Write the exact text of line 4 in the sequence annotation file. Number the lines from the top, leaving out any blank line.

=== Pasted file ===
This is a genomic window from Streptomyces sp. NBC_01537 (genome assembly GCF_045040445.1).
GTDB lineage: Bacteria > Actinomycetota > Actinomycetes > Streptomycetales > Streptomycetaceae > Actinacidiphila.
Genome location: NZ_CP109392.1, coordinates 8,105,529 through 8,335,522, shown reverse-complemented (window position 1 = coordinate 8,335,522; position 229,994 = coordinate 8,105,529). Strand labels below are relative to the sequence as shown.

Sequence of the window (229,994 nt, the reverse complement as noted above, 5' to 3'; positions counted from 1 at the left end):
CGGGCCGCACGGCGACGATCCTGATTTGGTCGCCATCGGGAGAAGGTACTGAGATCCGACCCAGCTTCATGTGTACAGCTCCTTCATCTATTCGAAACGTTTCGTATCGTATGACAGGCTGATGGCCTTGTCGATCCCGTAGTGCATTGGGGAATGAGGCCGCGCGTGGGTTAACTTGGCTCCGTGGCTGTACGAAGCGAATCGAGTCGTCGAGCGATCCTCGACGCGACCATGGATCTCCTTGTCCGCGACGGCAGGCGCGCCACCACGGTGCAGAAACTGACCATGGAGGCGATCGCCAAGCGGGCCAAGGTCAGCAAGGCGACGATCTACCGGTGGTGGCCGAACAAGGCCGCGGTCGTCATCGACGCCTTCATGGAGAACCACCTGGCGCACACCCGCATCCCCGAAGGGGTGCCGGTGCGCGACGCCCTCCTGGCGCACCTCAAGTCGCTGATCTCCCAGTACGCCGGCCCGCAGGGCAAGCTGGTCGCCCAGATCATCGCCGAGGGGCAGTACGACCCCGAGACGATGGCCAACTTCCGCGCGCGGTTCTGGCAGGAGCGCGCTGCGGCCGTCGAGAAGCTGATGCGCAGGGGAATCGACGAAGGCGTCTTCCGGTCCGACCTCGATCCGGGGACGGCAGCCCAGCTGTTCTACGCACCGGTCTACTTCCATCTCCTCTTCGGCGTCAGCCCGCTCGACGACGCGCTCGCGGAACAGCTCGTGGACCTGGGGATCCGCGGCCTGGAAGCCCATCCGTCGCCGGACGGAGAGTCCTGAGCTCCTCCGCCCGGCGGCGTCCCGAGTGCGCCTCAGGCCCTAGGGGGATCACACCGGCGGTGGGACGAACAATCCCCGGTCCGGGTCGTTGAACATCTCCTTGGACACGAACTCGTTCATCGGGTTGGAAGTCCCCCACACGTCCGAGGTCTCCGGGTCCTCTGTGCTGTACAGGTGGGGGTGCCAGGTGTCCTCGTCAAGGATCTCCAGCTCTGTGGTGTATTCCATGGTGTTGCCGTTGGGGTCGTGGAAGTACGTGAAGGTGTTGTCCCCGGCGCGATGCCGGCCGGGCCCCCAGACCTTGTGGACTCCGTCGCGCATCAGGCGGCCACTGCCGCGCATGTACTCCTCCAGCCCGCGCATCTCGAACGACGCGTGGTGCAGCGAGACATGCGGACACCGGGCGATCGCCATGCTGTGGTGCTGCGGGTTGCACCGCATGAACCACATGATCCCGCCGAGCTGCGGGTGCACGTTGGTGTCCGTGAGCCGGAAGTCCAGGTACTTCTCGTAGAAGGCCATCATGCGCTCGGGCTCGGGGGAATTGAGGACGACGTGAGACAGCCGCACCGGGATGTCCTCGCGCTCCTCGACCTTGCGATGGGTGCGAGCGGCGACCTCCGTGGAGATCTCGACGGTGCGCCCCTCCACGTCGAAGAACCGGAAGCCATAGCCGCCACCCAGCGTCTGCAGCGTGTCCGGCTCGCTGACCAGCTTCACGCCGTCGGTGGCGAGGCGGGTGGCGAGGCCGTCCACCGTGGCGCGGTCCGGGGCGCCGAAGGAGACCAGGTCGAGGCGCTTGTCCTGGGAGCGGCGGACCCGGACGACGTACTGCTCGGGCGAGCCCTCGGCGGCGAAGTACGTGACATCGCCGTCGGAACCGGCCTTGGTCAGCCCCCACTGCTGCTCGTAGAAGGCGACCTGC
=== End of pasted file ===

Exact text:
Sequence of the window (229,994 nt, the reverse complement as noted above, 5' to 3'; positions counted from 1 at the left end):